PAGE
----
As an ardent Star Wars fan, I must shamefully admit that I played the critically acclaimed Knights of the Old Republic game only a couple of years ago. Though, it wasn’t really my fault as I have been trying and failing to make the game run on my computer for almost 6 years. I originally got the game when I was 10 only to discover that, for some reason, it refused to work on my PC. It didn’t launch and if it did, it crashed as soon as I reached the main menu. I tried to fix it, but at that age I really wasn’t very knowledgeable about these matters and soon gave up. My second brush with it was around two years later when a friend told me that he had gotten the game to work on his computer. He said that some of the files on my CD must have been corrupt and so, he gave me his CD to install the game from. I remember sitting excitedly in front of my monitor waiting for the installation to finish so that I could get on to playing the game, but once again, I was disappointed. This time, an error popped up on my screen every time I double-clicked on the launcher. I scoured the net for solutions, but none of them seemed to work for me. This attempt to run the game ended the same way as the last – in my surrender. Finally, I got my hands on it again two years ago and this time I was determined about fixing it. I spent hours digging through forums and watching YouTube videos on the subject. Eventually, I think the game sensed my frustration and acquiesced. I literally leapt up in joy when the game worked. However, there were still a few kinks to solve – the game refused to save, cut-scenes refused to play and the aspect ratio was stuck at 800×600. These required an hour more of work, but when it was done, I felt so relieved. I reclined in my chair and prepared myself for a great Star Wars experience. However, I never anticipated it to be that good.
Disclaimer: I’ll try to avoid as many spoilers as I can, but a few things may slip in.
Let me just say that when I heard about this game and it involving fairy tale characters, I immediately thought that it would be quite childish, a far cry from Telltale’s uber mature The Walking Dead. (The setting of the game did manage to pique my interest though and I gave it a spin.) However, within the opening ten minutes of the game I was proven wrong, so wrong. It’s just as mature, its characters are just as diverse and fleshed out and the story is captivating. These “fairy tale characters” have been adapted for adults and throw out swears and curses as often as Kim Kardashian gets plastic surgery (by that I mean, very frequently. She went from looking like an Oompa Loompa to whatever the hell she looks like now). However, it never feels out-of-place to see that because of the perfect setting. I won’t spoil it, but I’ll just say that the fables, as they’re called here, are in a bad way. Bigby Wolf is just as likable a protagonist as good old Lee Everett and the supporting cast here may even be better than that from The Walking Dead. I can’t call The Wolf Among Us better than The Walking Dead because the two are so different, but they’re definitely on the same level, if one were to compare.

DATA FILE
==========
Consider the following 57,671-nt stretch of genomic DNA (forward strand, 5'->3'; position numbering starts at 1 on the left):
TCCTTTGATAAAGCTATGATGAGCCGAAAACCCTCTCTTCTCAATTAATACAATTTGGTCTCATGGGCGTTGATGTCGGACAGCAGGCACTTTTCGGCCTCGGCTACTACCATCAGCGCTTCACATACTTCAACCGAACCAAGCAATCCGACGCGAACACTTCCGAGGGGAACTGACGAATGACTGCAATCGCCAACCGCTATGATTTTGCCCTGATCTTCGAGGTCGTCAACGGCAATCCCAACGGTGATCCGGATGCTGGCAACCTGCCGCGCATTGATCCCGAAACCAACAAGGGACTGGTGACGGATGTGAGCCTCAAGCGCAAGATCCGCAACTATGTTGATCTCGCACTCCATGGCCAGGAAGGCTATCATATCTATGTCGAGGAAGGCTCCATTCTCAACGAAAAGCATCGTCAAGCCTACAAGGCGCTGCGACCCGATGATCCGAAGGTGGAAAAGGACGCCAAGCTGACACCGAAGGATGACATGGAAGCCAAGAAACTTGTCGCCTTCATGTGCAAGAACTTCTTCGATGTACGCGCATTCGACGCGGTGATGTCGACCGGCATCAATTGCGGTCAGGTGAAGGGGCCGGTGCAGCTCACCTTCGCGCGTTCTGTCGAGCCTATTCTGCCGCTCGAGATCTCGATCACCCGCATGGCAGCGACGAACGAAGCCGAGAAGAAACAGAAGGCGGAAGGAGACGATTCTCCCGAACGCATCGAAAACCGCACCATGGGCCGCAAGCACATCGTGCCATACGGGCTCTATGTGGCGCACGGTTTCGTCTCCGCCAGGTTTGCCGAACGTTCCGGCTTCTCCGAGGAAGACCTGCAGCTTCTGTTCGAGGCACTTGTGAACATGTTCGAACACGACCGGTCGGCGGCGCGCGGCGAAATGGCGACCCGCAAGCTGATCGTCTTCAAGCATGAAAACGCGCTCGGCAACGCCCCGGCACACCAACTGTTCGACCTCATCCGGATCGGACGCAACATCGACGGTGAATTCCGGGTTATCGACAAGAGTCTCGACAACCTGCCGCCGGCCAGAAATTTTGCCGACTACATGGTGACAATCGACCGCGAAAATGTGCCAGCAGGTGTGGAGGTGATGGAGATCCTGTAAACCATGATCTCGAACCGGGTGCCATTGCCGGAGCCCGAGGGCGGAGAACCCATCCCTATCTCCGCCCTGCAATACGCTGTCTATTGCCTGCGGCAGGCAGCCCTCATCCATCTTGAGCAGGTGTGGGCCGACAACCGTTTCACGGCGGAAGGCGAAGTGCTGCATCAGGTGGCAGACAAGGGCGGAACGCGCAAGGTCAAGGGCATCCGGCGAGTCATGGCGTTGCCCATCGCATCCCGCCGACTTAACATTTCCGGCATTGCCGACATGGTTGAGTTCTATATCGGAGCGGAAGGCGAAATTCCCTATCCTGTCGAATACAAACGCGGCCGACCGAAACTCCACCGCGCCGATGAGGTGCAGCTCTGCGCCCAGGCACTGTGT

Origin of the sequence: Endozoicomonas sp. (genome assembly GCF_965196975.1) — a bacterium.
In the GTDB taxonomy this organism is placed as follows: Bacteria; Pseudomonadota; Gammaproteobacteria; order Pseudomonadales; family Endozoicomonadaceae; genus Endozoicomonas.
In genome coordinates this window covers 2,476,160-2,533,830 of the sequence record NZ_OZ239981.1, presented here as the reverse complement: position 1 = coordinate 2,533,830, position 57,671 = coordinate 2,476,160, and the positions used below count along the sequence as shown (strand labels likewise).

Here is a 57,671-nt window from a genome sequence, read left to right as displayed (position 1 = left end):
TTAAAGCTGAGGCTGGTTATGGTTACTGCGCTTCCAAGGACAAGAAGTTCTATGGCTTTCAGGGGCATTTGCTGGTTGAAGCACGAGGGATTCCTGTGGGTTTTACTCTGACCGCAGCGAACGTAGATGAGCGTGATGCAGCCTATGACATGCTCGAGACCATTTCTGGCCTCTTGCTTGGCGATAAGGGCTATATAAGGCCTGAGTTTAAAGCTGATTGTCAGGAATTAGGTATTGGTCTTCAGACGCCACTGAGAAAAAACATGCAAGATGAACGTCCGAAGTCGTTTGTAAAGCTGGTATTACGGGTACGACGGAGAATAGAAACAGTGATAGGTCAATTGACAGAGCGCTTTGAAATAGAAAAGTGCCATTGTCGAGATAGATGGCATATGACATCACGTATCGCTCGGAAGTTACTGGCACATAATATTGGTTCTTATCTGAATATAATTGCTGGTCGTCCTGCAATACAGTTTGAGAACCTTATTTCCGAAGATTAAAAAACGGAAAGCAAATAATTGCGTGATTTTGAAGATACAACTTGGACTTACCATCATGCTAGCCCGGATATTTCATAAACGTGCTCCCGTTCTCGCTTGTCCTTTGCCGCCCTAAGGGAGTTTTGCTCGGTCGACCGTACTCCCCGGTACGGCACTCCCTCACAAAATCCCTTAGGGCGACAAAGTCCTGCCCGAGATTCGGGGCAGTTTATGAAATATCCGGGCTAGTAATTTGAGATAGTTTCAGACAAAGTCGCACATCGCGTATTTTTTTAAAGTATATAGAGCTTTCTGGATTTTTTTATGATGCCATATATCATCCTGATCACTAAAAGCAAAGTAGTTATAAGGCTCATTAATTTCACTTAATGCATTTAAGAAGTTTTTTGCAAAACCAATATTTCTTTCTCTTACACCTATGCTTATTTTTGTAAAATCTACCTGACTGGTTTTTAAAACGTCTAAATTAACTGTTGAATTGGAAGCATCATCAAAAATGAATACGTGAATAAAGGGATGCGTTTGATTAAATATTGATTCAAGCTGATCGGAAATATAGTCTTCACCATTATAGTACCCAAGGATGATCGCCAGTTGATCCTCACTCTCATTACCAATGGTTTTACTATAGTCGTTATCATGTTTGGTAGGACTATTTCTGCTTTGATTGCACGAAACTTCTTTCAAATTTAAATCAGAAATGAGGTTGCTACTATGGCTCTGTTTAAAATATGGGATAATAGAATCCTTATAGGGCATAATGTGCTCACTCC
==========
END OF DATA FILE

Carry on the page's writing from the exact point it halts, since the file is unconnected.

I’ll be quite honest, I’m a die-hard Microsoft fanboy. However, even I’ll admit that they’ve looked really shaky in the past few years – they’ve played it way too safe and they’ve been way to happy to retreat into this shell of theirs. They’ve basically looked like a former shadow of themselves. Microsoft was too comfortable in their shoes after the enormous success of Windows 7; they thought they had the “Midas touch”. Clearly they had forgotten about Windows Vista and how poorly received it was. Then came Windows 8 and it was such a disaster that Microsoft was jolted back to their senses. The damage control started, major changes were made in the company and they seemed determined to right their wrongs. Fast-forward to now and Microsoft seems like it’s on the verge of dominating everything again.
I’m reading this book 20 years after it was written (it was written in early 1995) and though that has its disadvantages, it’s also surprisingly advantageous in some ways. In this book, Bill Gates (the founder of Microsoft, for those of you who don’t know) predicts the technological advancements of the coming years. The advantages that I spoke of are that not only do you get to read about what one of the greatest minds of the 20th century thought the human race might be able to achieve technologically in the next few years, you also get to see how many of his predictions turned out to be correct (hint: most of them).
I love how he relates stories or experiences from his school-days or college-days to certain products and his passion for technology really shines through in these anecdotes. They also shed light on the technology of yester years and it’s a delight to read, especially for someone as enthusiastic about tech as me. It’s funny to think that 14.4 kbps and 28.8 kbps internet speeds were considered blazing fast at that time, but I guess people twenty years from now will be saying something similar about our current speeds. The funny thing is that he too talks about the technology that was present during his childhood and compares it to technology as it exists now (1995). It’s mind-boggling to think just how much technology has evolved in the two decades since this book was written.